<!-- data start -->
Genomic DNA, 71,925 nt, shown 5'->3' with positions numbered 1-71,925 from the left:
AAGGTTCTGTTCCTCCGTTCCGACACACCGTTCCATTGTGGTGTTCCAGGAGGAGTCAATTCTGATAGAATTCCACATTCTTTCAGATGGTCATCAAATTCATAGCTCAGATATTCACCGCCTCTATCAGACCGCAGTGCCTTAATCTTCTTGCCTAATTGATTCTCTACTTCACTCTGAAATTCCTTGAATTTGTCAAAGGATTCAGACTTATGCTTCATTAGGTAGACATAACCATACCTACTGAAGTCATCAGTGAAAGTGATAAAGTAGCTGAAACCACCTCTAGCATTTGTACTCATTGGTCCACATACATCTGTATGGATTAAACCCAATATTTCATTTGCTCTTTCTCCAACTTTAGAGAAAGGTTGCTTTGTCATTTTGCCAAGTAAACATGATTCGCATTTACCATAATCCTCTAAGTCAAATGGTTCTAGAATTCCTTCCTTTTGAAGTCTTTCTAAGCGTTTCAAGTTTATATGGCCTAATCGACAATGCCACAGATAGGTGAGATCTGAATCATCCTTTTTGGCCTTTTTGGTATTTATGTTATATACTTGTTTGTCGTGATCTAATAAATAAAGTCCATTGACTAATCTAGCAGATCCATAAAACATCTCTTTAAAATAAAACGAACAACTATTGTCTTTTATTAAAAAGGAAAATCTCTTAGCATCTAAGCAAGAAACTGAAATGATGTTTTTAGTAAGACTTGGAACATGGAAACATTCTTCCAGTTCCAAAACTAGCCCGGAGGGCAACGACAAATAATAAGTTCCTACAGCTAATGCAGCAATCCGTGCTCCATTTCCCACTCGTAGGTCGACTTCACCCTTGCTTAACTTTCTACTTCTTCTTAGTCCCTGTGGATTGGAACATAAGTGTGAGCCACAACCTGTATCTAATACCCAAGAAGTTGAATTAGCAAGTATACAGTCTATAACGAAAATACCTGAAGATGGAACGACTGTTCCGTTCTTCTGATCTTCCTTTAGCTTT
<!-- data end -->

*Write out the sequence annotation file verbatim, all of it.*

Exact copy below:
Genomic DNA, 71,925 nt, shown 5'->3' with positions numbered 1-71,925 from the left:
AAGGTTCTGTTCCTCCGTTCCGACACACCGTTCCATTGTGGTGTTCCAGGAGGAGTCAATTCTGATAGAATTCCACATTCTTTCAGATGGTCATCAAATTCATAGCTCAGATATTCACCGCCTCTATCAGACCGCAGTGCCTTAATCTTCTTGCCTAATTGATTCTCTACTTCACTCTGAAATTCCTTGAATTTGTCAAAGGATTCAGACTTATGCTTCATTAGGTAGACATAACCATACCTACTGAAGTCATCAGTGAAAGTGATAAAGTAGCTGAAACCACCTCTAGCATTTGTACTCATTGGTCCACATACATCTGTATGGATTAAACCCAATATTTCATTTGCTCTTTCTCCAACTTTAGAGAAAGGTTGCTTTGTCATTTTGCCAAGTAAACATGATTCGCATTTACCATAATCCTCTAAGTCAAATGGTTCTAGAATTCCTTCCTTTTGAAGTCTTTCTAAGCGTTTCAAGTTTATATGGCCTAATCGACAATGCCACAGATAGGTGAGATCTGAATCATCCTTTTTGGCCTTTTTGGTATTTATGTTATATACTTGTTTGTCGTGATCTAATAAATAAAGTCCATTGACTAATCTAGCAGATCCATAAAACATCTCTTTAAAATAAAACGAACAACTATTGTCTTTTATTAAAAAGGAAAATCTCTTAGCATCTAAGCAAGAAACTGAAATGATGTTTTTAGTAAGACTTGGAACATGGAAACATTCTTCCAGTTCCAAAACTAGCCCGGAGGGCAACGACAAATAATAAGTTCCTACAGCTAATGCAGCAATCCGTGCTCCATTTCCCACTCGTAGGTCGACTTCACCCTTGCTTAACTTTCTACTTCTTCTTAGTCCCTGTGGATTGGAACATAAGTGTGAGCCACAACCTGTATCTAATACCCAAGAAGTTGAATTAGCAAGTATACAGTCTATAACGAAAATACCTGAAGATGGAACGACTGTTCCGTTCTTCTGATCTTCCTTTAGCTTT